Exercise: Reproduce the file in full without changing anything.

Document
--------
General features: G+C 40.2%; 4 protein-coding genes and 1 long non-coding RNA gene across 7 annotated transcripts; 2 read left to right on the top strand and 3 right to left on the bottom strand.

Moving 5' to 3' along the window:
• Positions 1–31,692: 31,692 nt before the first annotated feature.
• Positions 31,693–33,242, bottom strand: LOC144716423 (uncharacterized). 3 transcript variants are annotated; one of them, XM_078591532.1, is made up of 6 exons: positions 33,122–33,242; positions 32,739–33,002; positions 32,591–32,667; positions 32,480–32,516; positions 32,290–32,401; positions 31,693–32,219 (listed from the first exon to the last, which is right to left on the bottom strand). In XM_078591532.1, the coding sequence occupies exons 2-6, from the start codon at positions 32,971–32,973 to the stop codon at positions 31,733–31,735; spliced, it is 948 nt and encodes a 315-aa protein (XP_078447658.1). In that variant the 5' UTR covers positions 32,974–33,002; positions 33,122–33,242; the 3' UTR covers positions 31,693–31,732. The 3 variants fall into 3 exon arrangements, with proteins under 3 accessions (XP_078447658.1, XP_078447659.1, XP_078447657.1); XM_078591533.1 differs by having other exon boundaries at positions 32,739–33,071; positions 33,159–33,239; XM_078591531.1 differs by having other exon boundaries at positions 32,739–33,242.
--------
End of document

General features: G+C 40.2%; 4 protein-coding genes and 1 long non-coding RNA gene across 7 annotated transcripts; 2 read left to right on the top strand and 3 right to left on the bottom strand.

Moving 5' to 3' along the window:
• Positions 1–31,692: 31,692 nt before the first annotated feature.
• Positions 31,693–33,242, bottom strand: LOC144716423 (uncharacterized). 3 transcript variants are annotated; one of them, XM_078591532.1, is made up of 6 exons: positions 33,122–33,242; positions 32,739–33,002; positions 32,591–32,667; positions 32,480–32,516; positions 32,290–32,401; positions 31,693–32,219 (listed from the first exon to the last, which is right to left on the bottom strand). In XM_078591532.1, the coding sequence occupies exons 2-6, from the start codon at positions 32,971–32,973 to the stop codon at positions 31,733–31,735; spliced, it is 948 nt and encodes a 315-aa protein (XP_078447658.1). In that variant the 5' UTR covers positions 32,974–33,002; positions 33,122–33,242; the 3' UTR covers positions 31,693–31,732. The 3 variants fall into 3 exon arrangements, with proteins under 3 accessions (XP_078447658.1, XP_078447659.1, XP_078447657.1); XM_078591533.1 differs by having other exon boundaries at positions 32,739–33,071; positions 33,159–33,239; XM_078591531.1 differs by having other exon boundaries at positions 32,739–33,242.